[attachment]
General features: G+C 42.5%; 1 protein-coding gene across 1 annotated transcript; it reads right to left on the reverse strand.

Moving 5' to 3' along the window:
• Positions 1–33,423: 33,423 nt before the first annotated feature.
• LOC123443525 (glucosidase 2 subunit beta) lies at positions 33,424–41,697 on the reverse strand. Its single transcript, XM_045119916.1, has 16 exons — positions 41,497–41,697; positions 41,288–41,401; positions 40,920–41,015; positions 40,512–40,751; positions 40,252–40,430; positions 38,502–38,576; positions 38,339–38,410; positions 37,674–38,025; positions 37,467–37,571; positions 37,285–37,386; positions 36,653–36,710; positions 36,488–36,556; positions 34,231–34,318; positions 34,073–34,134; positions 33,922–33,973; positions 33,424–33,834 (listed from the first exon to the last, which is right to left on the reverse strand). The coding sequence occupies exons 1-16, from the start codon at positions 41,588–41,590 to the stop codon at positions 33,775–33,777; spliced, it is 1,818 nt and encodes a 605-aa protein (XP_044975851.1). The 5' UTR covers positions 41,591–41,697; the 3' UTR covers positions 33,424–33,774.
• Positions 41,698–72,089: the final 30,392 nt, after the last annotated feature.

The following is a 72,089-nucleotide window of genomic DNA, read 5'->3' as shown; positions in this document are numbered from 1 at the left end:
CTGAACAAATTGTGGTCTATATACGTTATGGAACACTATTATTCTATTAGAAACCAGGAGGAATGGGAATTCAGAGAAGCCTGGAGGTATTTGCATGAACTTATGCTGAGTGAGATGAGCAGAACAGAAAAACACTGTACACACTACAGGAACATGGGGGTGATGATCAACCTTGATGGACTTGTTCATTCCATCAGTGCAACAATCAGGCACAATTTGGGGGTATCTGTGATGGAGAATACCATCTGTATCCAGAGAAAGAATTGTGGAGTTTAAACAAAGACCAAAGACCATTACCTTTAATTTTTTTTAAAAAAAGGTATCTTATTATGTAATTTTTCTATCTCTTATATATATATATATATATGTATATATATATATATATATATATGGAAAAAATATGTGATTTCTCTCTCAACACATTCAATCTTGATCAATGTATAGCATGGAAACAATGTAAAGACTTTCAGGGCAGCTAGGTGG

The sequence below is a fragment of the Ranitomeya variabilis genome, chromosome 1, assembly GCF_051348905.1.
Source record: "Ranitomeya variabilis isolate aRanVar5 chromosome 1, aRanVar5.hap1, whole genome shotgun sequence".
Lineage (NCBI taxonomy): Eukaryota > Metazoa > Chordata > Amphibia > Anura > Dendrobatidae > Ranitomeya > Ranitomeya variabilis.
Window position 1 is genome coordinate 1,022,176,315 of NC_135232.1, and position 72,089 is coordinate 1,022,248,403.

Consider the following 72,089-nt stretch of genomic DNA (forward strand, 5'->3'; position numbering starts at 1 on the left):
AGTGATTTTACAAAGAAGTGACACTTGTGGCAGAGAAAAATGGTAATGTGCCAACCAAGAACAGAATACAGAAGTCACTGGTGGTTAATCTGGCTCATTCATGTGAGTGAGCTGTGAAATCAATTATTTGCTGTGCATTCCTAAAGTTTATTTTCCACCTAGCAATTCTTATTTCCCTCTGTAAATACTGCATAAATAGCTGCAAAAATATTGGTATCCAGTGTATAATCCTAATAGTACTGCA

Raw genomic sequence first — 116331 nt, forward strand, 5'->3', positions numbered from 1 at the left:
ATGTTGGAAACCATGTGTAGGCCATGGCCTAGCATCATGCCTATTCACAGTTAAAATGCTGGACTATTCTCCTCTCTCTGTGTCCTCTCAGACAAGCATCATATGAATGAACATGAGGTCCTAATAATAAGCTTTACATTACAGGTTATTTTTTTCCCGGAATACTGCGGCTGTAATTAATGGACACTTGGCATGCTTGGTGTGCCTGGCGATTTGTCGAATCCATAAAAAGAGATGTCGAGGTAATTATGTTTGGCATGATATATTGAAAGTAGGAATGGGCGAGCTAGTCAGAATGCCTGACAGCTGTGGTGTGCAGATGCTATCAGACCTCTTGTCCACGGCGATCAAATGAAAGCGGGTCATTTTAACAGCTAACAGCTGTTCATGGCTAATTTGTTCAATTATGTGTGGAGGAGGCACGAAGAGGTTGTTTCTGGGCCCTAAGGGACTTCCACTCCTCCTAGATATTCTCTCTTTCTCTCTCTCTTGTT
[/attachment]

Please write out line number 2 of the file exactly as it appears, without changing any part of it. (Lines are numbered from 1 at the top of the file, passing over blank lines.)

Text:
Moving 5' to 3' along the window: